When the School Bus Stops—Annual Breakfast Address Challenges for Students with Autism

by jbragg | No Comments

Autism and After School Options by The Arc of San Antonio“When The School Bus Stops Coming” is an annual educational series on the challenges faced by transitioning high school students with intellectual and developmental disabilities.

The breakfast will be held on Thursday April 10, 2014 at the Whitley Theological Center beginning at 7:30 am.

Over 100 students with ASD graduate from Bexar County high school each year.  Once a child with autism graduates from high school, parents are finding limited choices for continuing education.   Many of the students with Asperger’s/Autism are able to attend post-secondary education but are limited to certification-only programs.

Marc EllisonFeatured speaker, Marc Ellison, Ed.D., is the Interim Executive Director of the West Virginia Autism Training Center, located at Marshall University, and an adjunct instructor at the university. Dr. Ellison holds an Ed.D. in Education Leadership and a MA in Counseling. He is a Licensed Professional Counselor (LPC) who has worked nearly 30 years to provide person-centered support, services, and advocacy to individuals who live with autism spectrum disorders, their families and those who support them. He has supported individuals with autism spectrum disorders throughout their lifespan as they moved to the community from state-supported institutions, searched for and obtained employment, entered into relationships, and transitioned into college.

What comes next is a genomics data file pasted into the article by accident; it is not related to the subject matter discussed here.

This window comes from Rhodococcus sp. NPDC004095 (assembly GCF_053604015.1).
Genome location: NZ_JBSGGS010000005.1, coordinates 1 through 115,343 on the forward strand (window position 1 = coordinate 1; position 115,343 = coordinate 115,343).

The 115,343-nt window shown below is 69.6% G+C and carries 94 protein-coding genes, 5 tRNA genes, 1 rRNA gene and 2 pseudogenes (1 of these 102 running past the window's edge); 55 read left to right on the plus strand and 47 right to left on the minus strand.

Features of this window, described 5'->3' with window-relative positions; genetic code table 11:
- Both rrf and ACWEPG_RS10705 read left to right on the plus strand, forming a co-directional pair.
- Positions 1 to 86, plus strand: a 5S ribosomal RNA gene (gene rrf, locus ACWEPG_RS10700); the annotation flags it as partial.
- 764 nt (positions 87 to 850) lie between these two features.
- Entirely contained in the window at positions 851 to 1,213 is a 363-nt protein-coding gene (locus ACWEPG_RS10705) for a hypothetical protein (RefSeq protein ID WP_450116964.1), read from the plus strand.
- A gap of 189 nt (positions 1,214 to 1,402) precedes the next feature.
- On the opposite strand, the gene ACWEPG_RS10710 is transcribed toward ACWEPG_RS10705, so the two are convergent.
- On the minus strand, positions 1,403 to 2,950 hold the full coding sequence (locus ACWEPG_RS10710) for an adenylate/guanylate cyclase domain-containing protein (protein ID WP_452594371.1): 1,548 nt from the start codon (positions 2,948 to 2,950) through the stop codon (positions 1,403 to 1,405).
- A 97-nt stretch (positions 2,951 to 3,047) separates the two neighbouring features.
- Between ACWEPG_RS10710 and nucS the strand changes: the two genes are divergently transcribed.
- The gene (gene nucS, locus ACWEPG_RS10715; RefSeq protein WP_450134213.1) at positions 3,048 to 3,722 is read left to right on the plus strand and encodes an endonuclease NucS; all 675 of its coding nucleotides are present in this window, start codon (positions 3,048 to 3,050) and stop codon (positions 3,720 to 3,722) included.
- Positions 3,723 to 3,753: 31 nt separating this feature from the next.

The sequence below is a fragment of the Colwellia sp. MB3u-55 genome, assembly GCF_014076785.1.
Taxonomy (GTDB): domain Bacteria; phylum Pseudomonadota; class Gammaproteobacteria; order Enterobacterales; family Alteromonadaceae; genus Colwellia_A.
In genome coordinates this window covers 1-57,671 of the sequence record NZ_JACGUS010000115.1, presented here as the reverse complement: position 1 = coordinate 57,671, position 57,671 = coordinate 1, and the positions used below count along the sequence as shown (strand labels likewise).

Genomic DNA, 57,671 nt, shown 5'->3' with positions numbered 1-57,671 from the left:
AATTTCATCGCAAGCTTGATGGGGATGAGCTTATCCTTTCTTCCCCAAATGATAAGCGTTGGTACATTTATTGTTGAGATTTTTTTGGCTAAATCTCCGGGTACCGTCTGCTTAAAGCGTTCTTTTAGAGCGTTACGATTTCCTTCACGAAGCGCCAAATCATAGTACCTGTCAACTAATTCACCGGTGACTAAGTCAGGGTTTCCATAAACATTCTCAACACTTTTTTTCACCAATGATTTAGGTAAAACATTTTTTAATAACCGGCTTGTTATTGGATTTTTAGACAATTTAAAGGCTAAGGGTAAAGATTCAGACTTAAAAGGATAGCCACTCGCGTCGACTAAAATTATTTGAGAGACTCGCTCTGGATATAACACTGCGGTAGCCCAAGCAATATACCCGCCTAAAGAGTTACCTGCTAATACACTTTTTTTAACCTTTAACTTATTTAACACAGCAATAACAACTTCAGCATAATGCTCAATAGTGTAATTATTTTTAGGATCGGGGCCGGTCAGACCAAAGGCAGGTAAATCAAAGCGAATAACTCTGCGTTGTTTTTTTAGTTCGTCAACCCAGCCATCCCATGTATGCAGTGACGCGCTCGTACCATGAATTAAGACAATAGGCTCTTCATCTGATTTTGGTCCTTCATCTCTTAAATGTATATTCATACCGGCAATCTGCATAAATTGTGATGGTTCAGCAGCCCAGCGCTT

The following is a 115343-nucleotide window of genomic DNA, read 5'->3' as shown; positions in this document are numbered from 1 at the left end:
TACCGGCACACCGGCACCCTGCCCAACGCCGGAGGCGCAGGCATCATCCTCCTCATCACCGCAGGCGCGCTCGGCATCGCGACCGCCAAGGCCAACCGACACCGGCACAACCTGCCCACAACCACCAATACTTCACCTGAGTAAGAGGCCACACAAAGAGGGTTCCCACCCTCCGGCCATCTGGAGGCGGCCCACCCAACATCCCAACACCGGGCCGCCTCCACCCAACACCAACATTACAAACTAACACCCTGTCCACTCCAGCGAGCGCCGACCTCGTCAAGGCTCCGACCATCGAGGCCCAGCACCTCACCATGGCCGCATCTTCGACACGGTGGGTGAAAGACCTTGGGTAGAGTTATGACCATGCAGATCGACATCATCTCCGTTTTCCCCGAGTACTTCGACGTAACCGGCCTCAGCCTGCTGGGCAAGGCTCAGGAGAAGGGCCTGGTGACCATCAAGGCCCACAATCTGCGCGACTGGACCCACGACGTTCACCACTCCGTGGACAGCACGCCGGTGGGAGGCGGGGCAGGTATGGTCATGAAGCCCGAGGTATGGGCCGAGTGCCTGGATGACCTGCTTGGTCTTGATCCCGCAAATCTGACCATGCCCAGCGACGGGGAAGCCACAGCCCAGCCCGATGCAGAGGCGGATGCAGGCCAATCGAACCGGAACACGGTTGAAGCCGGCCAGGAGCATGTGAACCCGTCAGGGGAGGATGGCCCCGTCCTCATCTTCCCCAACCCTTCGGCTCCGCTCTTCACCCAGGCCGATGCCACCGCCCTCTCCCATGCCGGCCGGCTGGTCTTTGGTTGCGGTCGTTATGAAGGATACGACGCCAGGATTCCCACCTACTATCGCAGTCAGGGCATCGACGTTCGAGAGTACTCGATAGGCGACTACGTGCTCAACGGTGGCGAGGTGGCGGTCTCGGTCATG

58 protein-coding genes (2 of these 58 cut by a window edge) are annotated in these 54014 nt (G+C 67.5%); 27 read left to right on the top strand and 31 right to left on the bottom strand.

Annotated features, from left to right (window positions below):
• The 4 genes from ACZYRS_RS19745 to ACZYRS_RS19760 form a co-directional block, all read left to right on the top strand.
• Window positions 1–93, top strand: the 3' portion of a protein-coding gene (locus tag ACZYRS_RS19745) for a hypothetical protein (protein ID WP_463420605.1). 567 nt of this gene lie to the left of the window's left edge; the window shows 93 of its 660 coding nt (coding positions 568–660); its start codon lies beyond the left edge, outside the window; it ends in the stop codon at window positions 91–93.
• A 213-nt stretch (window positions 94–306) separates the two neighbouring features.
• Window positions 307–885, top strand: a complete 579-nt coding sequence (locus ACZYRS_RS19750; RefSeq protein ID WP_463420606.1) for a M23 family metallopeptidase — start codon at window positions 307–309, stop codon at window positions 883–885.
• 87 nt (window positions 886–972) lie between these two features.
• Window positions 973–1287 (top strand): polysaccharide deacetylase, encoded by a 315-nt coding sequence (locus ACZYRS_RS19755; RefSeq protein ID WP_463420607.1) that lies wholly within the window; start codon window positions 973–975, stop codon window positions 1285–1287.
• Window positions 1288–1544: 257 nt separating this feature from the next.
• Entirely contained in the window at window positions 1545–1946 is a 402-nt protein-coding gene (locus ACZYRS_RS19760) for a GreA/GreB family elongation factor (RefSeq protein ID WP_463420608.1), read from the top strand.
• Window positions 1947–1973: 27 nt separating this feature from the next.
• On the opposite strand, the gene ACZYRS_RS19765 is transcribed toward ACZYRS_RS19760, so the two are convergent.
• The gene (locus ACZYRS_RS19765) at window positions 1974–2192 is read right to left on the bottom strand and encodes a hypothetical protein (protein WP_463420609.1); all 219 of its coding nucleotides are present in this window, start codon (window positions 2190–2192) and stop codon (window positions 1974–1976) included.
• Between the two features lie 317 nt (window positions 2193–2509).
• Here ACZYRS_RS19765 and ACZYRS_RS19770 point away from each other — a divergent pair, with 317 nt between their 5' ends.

The West Virginia Autism Training Center’s College Program for Students with Asperger’s Syndrome at Marshall University is a college program for students with Autism Spectrum Disorder. Students participating in the program have met acceptance criteria for Marshall University and have been admitted to the College Program through a separate application process. The program uses a positive behavior support approach to assist participating students. Social, communication, academic, leisure and personal living skills are assessed through person-centered planning.

Personal goals are identified and strategies are developed based on the individual needs of each student. The program seeks to help students learn skills which will help them earn a college degree, work in their chosen field, and live a productive, independent, and quality life.

The Arc of San Antonio currently partners with Trinity University to give students with ASD the college experience during a week long camp.  Summer on the Hill allows students with ASD to stay in a college dorm and enjoy week long classes.

Since 1954, The Arc of San Antonio has provided vital services to children and adults with special needs.  These services include direct care, case management and outreach and referral services.

Comments are closed.